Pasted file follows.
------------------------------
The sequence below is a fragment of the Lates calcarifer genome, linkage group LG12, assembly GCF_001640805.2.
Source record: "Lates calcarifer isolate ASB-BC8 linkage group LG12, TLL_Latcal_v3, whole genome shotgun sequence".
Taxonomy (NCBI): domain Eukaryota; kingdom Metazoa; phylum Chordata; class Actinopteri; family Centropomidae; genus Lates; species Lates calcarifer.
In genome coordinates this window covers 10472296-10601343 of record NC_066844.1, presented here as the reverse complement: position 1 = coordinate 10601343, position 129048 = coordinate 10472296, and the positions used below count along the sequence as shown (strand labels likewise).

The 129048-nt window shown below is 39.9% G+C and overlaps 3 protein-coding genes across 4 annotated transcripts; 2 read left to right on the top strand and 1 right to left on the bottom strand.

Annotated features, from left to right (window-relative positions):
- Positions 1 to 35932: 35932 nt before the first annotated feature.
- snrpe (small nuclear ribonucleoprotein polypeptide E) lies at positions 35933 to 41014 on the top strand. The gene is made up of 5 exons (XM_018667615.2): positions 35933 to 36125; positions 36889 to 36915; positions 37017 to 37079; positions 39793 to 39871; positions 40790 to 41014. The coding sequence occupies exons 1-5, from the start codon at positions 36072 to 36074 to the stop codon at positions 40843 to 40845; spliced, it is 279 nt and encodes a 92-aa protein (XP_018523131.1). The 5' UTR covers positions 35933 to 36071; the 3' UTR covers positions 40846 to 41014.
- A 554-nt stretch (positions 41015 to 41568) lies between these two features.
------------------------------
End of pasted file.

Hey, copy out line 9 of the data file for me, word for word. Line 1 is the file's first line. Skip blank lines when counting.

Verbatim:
- A 554-nt stretch (positions 41015 to 41568) lies between these two features.